Pretty in Pinc
Restoring History at the Pinc Lady Mansion…
Illuminating an air of elegance, sophistication and sparkle just like Queen Victoria herself during her reign, The Pinc Lady stands tall on 202 M Street in all her splendor, bringing some restored history back to Eureka. This is all thanks to her newest companion/mansion owner Jacqueline Kretchmer, who has tirelessly spent the last few years during the pandemic to “help bring The Pinc’s smile back”.
Kretchmer grew up in the Bay Area, and spent the last few years at a nonprofit she created called Wonderkind to help young people and students in their quest to run their own businesses. Kretchmer began looking for a space that could help propel Wonderkind’s beneficiaries’ education, and found an advertisement in a local publication promoting The Pink Lady Mansion for sale. The possibility that The Pink presented seemed perfect for her goals.
“Students age 16 to 18 are underutilized in the workforce, so we are aiming to develop a hospitality and culinary program at The Pinc to keep students here in the community and explore potential careers,” Kretchmer says.
However, Kretchmer did run into a few issues regarding restoring The Pinc into a welcoming place again. She had only been to Eureka one time before, and The Pinc needed a lot of work. It takes a special kind of person who knows how to restore a Victorian home, and she was navigating that along with the homelessness and drug use she regularly encountered outside of the property exacerbated by the pandemic. In the autumn of 2020, it took her two months to move into The Pinc because there were no moving rental trucks that would go just one way.
Kretchmer loves many things about Humboldt County, from its coastal weather to the nearby Redwoods and its loads of history. “As a kid, I loved architecture, I loved Europe and went to college in Switzerland. Eureka only has 30,000 people in it, but Old Town is a cultural preserve, and the Redwoods is a UNESCO World Heritage site. I feel like that alone warrants protection,” Kretchmer says.
Eureka has hundreds of Victorian homes – including the famous Carson Mansion – but many have changed hands so many times over the last century that maybe a bit of their heritage has been lost in renovations. “So many tourists pass through, they spend 10 minutes here, and they leave. There was no one to educate and share Eureka’s story. Eureka is rare – 60 percent of it is Victorian homes,” says Kretchmer. Therefore, she is on a quest to restore Old Town’s charm and share the value that Victorians give to the community.
“Queen Victoria – her energy, style and reign – still influences American culture today. She brought uniqueness and effervescence to that era,” Kretchmer says. With a certain degree of exuberance, Kretchmer talks about the queen’s fertility, vitality and legacy – how she married at 18 years old and had nine children, and was beloved by many in Europe and in India. Kretchmer is aiming to keep her story and the Victorian era alive by offering public tours, a mercantile, guest rooms and a lithophane gallery. The Pinc even has an edible garden, growing tea leaves, apples and muscat grapes.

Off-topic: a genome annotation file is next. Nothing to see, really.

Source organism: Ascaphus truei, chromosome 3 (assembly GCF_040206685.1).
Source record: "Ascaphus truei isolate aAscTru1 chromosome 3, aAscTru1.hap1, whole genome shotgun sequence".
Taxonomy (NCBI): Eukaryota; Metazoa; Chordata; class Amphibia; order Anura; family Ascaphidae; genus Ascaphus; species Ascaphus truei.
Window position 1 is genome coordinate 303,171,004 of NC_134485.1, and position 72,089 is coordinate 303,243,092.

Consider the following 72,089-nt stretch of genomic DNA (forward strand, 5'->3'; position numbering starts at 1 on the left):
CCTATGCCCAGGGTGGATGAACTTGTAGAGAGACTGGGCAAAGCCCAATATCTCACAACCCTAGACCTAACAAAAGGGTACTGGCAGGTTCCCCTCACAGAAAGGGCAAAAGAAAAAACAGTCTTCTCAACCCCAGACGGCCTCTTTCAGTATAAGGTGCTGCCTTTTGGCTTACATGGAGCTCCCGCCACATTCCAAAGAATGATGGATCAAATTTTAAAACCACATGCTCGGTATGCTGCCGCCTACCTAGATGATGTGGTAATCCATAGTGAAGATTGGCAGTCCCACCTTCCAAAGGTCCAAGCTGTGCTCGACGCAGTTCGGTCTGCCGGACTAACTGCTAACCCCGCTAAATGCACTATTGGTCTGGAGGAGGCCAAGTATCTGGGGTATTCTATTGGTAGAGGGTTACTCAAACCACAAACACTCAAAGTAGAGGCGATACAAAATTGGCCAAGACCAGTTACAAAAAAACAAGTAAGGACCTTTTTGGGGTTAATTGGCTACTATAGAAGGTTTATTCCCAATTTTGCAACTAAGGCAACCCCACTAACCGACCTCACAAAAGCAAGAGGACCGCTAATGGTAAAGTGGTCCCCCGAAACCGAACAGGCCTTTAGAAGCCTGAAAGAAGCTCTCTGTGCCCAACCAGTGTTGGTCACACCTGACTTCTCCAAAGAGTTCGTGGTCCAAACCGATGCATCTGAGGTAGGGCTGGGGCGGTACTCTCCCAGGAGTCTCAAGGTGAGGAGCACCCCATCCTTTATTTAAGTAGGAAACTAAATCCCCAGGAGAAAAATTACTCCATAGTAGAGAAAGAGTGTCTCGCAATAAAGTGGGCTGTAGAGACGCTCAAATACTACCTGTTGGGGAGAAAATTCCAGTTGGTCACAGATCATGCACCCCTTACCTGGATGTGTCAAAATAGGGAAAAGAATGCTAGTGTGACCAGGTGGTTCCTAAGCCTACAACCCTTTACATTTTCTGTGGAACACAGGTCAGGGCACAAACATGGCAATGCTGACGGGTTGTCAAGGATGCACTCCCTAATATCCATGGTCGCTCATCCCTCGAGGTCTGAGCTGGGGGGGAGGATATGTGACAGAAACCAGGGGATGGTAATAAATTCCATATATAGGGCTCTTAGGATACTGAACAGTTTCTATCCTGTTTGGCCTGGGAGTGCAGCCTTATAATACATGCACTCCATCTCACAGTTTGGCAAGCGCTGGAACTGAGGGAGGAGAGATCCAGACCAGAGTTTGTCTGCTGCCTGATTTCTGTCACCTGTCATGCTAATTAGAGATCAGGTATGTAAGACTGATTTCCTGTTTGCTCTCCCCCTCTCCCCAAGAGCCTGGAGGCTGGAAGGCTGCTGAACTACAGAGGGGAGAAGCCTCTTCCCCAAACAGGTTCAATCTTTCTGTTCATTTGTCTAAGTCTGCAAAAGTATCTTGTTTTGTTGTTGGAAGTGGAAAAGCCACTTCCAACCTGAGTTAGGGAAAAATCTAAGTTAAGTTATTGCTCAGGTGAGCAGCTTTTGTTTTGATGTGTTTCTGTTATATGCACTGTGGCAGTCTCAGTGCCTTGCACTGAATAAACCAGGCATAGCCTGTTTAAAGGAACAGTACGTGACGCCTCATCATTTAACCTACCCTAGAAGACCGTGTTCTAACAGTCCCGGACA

The mansion also allows Kretchmer to learn more about the fascinating architecture of the late 1880s, with its mesmerizing water-based and stained-glass windows, handcrafted shingles each signed by the workers who made them, and its onion-dome turret.
“Victorians loved stained glass and that water glass, the waviness of the water literally moving through it. The Pinc is this living, breathing thing, and I want to showcase her personality,” she says. “When we moved to Eureka, the home was empty, just a complete shell. And I couldn’t tell you the difference between new approach or ephemeral. Unfortunately, a lot of Victorians were bastardized over the years and succumbed to rentals and part of the maximalism movement; only a few kept their bright interior colors and trim work.”
Fortunately, she became connected with “The Craftsman” TV show and woodworker Eric Hollenbrook, who aims to give historic homes new life. Following the three years of transformation, Kretchmer could finally step back and say, “She got her smile back. That’s kind of the whole vibe of Eureka. I feel like that was what The Pinc was missing.”
Kretchmer is constantly looking toward the future of The Pinc, opening back up in February with offerings that create context around what a Victorian home is, why they’re important and what people can do to value and celebrate them. She wants to host champagne/wine tastings, offer doll tea parties for children, and manufacture food with ingredients out of its own garden under its cottage license. “I’m trying to create an environment where everything comes from here and it’s a cycle,” she says.
The Pinc was open during Old Town Eureka’s Valentine’s Festival, where it hosted teas and tours multiple times throughout the day.
“I keep looking up at The Pinc and she’s so tall and majestic. My motto now is, ‘She makes you look up.’ I have in my mind what she has the potential to be. I feel like she gave me an unlimited bounty of imagination. It’s a partnership and she’s the boss,” Kretchmer says with a laugh. •
The Pinc • www.pincladymansion.com
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THE NAME CHANGE
People may wonder why Kretchmer changed the “K” in “Pink” to a “C” in the mansion’s name. She says:
“I’ve had cancer twice and I lost both of my parents to cancer, so it’s very close to me. Also, we have champagne, we’re celebrating, we have candelabras… all The Pinc’s finest details start with a C. It’s a great conversation starter. I couldn’t talk about my cancer and radiation until I came to The Pinc, and now when people ask, ‘Why did you change the name?’, I can bring some awareness to it.”